> ----- Original Message -----
> From: Bill Shear
> I do understand the concern over the costs of AIS
> conventions. But that is
> a problem that I think could rather easily be
> addressed--after all, if TBIS
> can have a convention "on the cheap" then why
> cannot costs of AIS
> conventions be reduced?
It should be noted that the registration fee of the
National convention is set by the host club, not by AIS.
Also, the goal is to set the registration fees to just
cover the expenses and not lose money - they are not jacked
up to generate income for either the host club or AIS. The
last time that the Susquehanna Iris Society hosted a
convention in PA, they lost money. (Since we are doing it
again next year, we obviously haven't learned from our
experience...) The shortage was covered by donations from
the other clubs in the region, and from the regional
treasury. Neither the AIS nor the attendees were asked to
make up the shortfall.
I attended the convention planning meeting in Dallas.
Bonnie Nichols had set the Dallas registration cost based
on a breakdown on each expense, including how many dollars
worth of snacks each attendee could be expected to consume
at the tour gardens. (Convention highlight for me - when
she mentioned this, Clarence Mahan said, "Oh yeah, that
reminds me," and reaches into his pocket and pulls out a
handful of Goldfish crackers that he had been carrying
around all day.)
One thing that limits the ability to do a cheap national
convention is that the hotel has to have an adequate number
of meeting rooms, plus a large enough banquet hall to hold
400-700 attendees. The pool of potential hotels that are
large enough to do this is quite small. A smaller section
or regional convention has more options, and may be able to
find someplace smaller and cheaper.
One major expense is the cost of mailing all the guest
irises back to the hybridizers after the convention is
over. Another expense is paying for all the labels for the
guest irises. (You will be happy to know that we did not
use the "mouse graveyard" plastic spoons.) These are
expenses that are not incurred by other group's
"preconvention" tours, or by a visit to Cooley's or
All said and done, though, most of the expense of
attending the convention is travel expenses getting there,
and cost of the hotel room. The registration fee is only a
small part of the total.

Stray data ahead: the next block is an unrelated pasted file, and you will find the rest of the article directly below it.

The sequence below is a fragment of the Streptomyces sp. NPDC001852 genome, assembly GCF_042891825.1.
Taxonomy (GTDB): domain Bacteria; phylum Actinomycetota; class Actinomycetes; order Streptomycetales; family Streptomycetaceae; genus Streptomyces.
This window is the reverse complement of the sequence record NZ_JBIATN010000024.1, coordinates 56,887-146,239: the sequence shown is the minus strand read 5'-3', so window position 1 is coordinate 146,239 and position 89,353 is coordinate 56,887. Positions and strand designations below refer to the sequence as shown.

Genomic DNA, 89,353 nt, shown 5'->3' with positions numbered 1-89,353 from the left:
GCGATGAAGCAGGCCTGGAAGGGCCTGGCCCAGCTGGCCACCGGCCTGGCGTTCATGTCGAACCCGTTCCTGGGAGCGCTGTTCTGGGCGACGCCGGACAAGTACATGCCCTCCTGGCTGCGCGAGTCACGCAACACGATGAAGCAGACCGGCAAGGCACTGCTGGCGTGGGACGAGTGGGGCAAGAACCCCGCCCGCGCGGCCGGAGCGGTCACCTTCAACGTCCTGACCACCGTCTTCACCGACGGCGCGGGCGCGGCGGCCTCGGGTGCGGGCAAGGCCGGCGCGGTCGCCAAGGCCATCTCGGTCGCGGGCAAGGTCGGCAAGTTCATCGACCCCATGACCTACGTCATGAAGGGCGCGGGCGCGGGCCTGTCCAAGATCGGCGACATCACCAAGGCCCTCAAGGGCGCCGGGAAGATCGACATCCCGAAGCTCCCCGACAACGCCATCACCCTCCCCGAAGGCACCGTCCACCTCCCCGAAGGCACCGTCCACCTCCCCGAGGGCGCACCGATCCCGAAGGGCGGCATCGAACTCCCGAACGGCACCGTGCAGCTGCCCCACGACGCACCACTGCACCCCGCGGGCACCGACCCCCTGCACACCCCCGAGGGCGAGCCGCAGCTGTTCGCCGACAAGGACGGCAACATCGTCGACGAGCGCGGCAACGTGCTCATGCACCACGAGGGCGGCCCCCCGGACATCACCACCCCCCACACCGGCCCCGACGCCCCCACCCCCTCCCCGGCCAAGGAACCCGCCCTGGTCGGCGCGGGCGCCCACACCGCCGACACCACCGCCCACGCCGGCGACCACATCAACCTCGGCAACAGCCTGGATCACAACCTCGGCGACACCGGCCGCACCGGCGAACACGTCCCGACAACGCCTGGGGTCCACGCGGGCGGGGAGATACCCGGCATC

--- Martha Brown <email@example.com> wrote:
> AIS Conventions showcased the 434 TBs and
> basically ignored the 420 non-TBs registered in
> that year. Is that fair to the hybridizers and
> enthusiasts of the other 420 Iris?
> Especially when it is done every year? Could
> there be a correlation between the lack of
> emphasis placed on non-TBs by the AIS and the fact
> there are not as many hybridizers or growers?
> Therefore not as many registrations?
> If AIS is going to continue to primarily focus on
> TBs then they need to eliminate AIS membership
> dues, implement TB section dues and every one only
> pays dues for the section or sections they are
> interested in. Each section could then operate
> independently in the matter of conventions.
> Instead those people who cannot or do not care to
> grow TBs continue to subsidize YOUR interest in
> TBs with their AIS dues. Does that seem fair to
Please note that the AIS does not specify what types of
irises are to be submitted as guests. Any hybridizer is
free to send any type that they wish. Because most intros
are TBs, though, most guests will be TBs. Knowing this, the
convention is set for when it will be peak TB bloom.
(Hopefully!) Please note that the convention dates are NOT
determined by the AIS - they are determined by the host
There will certainly be irises other than TBs at a
national convention. There were SDBs, IBs, BBs, MTBs, SPUs,
and LAs in Dallas, all of which were in bloom during the
convention. (Although I only remember seeing one SDB still
out.) There weren't any Siberians, because they don't like
the hot weather in Texas, but there will be a significant
number of Siberian guests at the convention next year -
this is a good area for them. There will also be Spurias,
medians, and I know I saw one I. Pseudacorus variant as a
guest. Rest assured that there will be irises besides TBs.
Some types are underrepresented at the national
conventions, though. Not too many dwarf guests are sent,
because they will probably be done blooming before the
convention. PCNs won't grow in most of the country, so no
one wants to send them just to have them die. JIs bloom too
late to make a significant showing during the National.
However, there is a convention for the little guys in New
England next spring, just before the National. There is a
separate convention for JIs, generally every three years.
This gives these types an opportunity to be showcased and
have their moment in the sun. (sic)
Region 3 RVP, worker bee for next year's National
convention in York, PA/Hunt Valley, MD, and grower of both
TBs and "others"
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